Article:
After leaving Robin Hood's Butts (16.4.2011), I followed the Shropshire Way southwest. The unbroken blue skies of the climb up from Church Stretton have by now given way to tattered cloud and a welcome breeze. Here, the county-spanning long distance footpath follows the route of a much older trackway called The Port Way, which may well have its origins in prehistory. It certainly passes through a landscape that was well known to our Bronze Age predecessors, judging by the number of barrows scattered across the Long Mynd.
Unfortunately, at least for my peace and quiet, it's also well known to the ramblers of the West Midlands. I pass a couple of large groups as I make my way towards the next barrow on today's list. Their over-loud (to these ears) conversations seem to be revolving around car mileage and the dislike of particular work colleagues. All of which somewhat breaks the spell of this beautiful location.
But I am soon upon the northeastern of the two barrows here, which dispells the momentary interruption rather neatly. You can't miss this barrow, it's right next to the path and has been cleared of vegetation making it a pale green against the surrounding heather. It has the usual excavation scoop on its top, which rather surprisingly reveals some fist size stones of the sort that make up hilltop cairns rather than earthen round barrows. Perhaps something of a hybrid then.
The best views are over to the east, where most of South Shropshire's hills are laid out, from the top of Caer Caradoc just peeking over the crest, to Shropshire's highest points of Brown Clee and Titterstone Clee.
Following the Shropshire Way further southwest, an even larger barrow soon comes into view to the right of the path. This one is turfed, and has been subjected to pretty rough treatment in the past. The northern and eastern sides have been extensively damaged by digging and by the insertion of a shooting box (hence the barrow's name). Nevertheless, it's an impressive mound and I stop here for a while to take in the views to the north and west. From here, Corndon Hill and The Stiperstones are the dominant features, both with their own cairn cemeteries. Mid-Wales fades into light blue beyond.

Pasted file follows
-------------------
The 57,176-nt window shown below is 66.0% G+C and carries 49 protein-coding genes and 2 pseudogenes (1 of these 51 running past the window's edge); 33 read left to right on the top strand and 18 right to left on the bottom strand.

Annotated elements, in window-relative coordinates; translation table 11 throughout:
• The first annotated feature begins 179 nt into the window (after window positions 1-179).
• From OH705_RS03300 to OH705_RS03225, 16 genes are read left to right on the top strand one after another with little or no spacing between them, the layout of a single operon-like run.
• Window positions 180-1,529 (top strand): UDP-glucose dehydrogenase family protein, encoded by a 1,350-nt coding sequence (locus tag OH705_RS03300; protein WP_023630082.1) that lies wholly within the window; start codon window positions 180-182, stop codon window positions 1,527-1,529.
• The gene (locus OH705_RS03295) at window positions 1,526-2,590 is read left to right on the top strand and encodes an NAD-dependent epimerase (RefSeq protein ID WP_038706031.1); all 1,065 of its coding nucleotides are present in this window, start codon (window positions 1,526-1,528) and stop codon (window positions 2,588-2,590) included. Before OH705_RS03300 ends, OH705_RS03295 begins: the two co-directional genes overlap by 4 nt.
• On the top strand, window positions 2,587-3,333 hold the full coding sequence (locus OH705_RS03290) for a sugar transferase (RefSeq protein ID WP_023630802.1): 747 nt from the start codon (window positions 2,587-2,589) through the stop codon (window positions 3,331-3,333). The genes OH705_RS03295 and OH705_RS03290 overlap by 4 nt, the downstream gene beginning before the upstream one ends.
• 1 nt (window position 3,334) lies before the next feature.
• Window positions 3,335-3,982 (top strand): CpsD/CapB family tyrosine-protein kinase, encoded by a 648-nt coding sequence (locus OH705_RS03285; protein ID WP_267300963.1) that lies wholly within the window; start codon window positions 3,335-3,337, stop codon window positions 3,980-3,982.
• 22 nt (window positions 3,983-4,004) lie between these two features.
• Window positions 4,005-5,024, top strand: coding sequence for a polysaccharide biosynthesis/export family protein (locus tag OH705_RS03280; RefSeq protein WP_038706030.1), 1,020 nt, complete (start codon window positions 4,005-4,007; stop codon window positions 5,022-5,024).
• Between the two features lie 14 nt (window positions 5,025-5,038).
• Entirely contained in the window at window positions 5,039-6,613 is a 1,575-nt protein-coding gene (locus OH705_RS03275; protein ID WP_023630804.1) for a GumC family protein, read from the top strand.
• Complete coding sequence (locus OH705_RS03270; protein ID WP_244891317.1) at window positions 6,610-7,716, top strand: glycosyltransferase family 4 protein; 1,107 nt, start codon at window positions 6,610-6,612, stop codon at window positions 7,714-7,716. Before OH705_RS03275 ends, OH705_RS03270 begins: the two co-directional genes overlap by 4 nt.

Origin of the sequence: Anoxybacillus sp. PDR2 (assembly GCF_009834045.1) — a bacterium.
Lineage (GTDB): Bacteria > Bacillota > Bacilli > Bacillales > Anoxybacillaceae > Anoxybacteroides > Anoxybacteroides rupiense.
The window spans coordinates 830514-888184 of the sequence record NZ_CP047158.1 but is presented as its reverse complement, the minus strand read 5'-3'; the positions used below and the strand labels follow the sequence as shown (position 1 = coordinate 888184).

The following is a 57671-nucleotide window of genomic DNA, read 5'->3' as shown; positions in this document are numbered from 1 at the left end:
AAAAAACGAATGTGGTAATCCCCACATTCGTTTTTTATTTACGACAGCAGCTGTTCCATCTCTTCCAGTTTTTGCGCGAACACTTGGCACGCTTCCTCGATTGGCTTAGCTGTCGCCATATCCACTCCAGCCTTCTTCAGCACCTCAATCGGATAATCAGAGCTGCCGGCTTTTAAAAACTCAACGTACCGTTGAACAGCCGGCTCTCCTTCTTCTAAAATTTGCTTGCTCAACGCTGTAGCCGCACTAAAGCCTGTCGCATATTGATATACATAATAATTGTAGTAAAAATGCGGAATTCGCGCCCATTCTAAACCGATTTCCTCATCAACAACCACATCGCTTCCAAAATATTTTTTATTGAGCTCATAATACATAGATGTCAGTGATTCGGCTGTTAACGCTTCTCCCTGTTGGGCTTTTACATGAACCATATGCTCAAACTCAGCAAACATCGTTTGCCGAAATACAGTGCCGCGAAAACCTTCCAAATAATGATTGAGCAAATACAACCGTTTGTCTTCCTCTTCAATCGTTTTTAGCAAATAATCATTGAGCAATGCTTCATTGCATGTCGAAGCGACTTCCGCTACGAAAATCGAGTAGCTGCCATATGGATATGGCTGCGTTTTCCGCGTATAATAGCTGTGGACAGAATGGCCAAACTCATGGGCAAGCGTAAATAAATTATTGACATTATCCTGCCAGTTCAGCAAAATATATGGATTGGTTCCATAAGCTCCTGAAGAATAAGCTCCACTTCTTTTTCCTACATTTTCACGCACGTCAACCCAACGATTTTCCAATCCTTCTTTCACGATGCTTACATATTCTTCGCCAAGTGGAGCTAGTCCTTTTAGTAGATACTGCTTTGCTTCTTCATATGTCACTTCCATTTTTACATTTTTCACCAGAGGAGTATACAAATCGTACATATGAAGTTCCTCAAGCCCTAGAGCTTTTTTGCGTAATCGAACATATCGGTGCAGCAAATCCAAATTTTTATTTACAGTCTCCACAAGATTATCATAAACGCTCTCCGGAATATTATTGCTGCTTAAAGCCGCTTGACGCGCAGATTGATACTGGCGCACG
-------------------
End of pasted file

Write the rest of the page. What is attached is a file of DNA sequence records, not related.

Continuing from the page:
[Post-visit note: Pastscape records this as a disc barrow, a rarity in this part of the country. The berm and ditch are lost in heather at present.]
As a detour prior to visiting the Boiling Well barrows, I carry on a bit further along the Shropshire Way, which climbs up to a trig point at Pole Bank. At 516m, this is the highest point on the Long Mynd. It's mobbed when I arrive, obviously the focal point for most of the walkers out on the hills today. Can't blame them though, because the views are great, across South Shropshire and even to the Malverns to the south east, into Wales to the west and north. Too busy for me though, so I head off the top to the northeast, for the last of today's barrows.
On the top of the Longmynd, midway and almost in a straight line between Church Stretton and Ratlinghope and near the sources of the streams of water which run down towards those villages, is a tract of ground known at Ratlinghope as "The Burying Ground." It was pointed out to me by a gentleman who is so well acquainted with the hill by long residence in the locality that he was able to find it though blind. Two low circular mounds of about fifteen or eighteen feet diameter are observable, but the soil is so soft that wind and weather have nearly levelled them with the ground. No trace of a fence can be seen. The old footway runs by at a distance of twenty or thirty yards on the Stretton side of the mounds. Are these British Graves? J.L.P.
In 'Salopian Shreds and Patches' for June 16, 1886.
Two round barrows next to the Port Way trackway on the Long Mynd. Pastscape descriptions:
NE barrow (SO42289554)
Bowl barrow on Wildmoor, 200m north-east of the Shooting Box. Scheduled (RSM). The surrounding ditch has become infilled but survives as a buried feature some 2m wide.
SW barrow - "The Shooting Box" (SO42109538)
Disc barrow; the mound, 20.0 m in diameter, 2.0 m in height, has been quarried into on the N side, and the centre has been dug away from the E side to shelter a shooting box. The annular bank is 50.0 m in diameter, 7.0 m in width and 0.2 to 0.5 m in height. A track cuts through the SE side. Site under heather.